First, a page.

"Well, yeah, there was an army of bots advertising on Twitter. What else is new?" you're probably saying.
What I am saying is simply this: This post describes a little bit about how this sort of media strategy works, what the patterns look like at the 50000 foot view, and my/our observations. I don't think I did anything really ground-breaking here, only in the sense that I used a bunch of AI systems that stumbled across what was going on by accident. It was the hardcore data scientists who did the real academic work on it (though that work is a bit inaccessible unless you're a computer geek).
Memetic warfare is here, and our social networks at the battlegrounds. Armor up.
Dec 01 2016
Sometimes, very occasionally, when using the Lastpass plugin with Google Chrome, you may find that Lastpass will start acting wonky. Specifically, if you've had Chrome running for a couple of days, you will notice that Lastpass has logged you out, even if you're in an Incognito Window. When clicking on the browser plugin's icon, you will be able to log into it as usual; multifactor authentication will similiarly work as expected. If you wait a few seconds, the plugin's icon will go dark again. If you're quick and drop into "My Vault," you'll see that screen for a second or two before you get bounced out again. You won't be able to log into anything, and you'll eventually start cursing the day you decided to stop using a password manager like Keepass. You might do this a dozen or two times, scratching your head all the while.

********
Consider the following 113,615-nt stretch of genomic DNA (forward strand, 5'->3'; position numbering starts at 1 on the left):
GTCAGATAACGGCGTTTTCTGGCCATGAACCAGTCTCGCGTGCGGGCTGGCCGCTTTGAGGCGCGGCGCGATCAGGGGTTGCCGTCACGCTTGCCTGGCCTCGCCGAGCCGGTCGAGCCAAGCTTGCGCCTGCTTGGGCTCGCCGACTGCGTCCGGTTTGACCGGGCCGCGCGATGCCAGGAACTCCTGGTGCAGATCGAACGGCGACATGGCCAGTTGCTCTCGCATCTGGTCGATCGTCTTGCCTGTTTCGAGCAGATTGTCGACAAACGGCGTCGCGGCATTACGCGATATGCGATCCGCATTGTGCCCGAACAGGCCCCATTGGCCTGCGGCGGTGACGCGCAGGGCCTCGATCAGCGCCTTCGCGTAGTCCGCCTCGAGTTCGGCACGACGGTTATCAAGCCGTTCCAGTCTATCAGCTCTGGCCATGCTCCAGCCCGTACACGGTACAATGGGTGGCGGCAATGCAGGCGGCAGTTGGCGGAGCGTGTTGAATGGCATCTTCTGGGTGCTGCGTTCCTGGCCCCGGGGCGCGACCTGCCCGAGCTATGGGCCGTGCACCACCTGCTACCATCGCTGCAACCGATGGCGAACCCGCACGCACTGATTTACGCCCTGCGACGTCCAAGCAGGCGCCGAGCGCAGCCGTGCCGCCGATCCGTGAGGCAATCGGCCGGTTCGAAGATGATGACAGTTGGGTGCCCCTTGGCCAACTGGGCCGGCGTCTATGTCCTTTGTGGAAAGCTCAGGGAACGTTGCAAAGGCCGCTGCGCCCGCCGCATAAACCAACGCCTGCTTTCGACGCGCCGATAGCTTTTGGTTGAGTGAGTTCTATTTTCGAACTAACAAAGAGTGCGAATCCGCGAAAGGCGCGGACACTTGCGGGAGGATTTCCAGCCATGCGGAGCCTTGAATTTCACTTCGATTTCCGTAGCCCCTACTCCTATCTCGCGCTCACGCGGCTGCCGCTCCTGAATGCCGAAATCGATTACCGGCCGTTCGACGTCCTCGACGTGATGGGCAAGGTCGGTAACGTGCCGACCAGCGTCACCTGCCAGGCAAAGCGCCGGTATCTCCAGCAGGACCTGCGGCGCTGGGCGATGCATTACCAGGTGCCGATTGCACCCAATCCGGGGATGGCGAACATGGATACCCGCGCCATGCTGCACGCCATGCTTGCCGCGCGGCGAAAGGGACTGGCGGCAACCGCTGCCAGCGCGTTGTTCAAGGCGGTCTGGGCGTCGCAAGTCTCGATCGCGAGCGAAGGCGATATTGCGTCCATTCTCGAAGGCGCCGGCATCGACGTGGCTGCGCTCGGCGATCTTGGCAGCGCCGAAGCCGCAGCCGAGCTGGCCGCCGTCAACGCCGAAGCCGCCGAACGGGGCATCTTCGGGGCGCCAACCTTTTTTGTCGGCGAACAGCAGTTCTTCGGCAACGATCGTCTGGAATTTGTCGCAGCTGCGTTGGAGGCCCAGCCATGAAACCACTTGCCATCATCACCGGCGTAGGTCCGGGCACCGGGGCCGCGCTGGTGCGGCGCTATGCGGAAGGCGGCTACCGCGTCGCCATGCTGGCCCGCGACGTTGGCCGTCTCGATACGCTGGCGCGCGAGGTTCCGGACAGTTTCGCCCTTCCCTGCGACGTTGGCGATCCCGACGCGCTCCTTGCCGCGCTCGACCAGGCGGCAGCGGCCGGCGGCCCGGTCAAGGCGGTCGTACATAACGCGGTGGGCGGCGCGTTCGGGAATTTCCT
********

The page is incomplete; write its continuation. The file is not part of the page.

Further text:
To break out of this frustrating loop, clear your browser cache (Chrome menu icon -> History -> History -> Clear Browsing Data, check Browsing history and Download history, uncheck everything else -> Clear browsing data), fully terminate Chrome (don't just close all of your windows), and start it up again. That should fix the problem.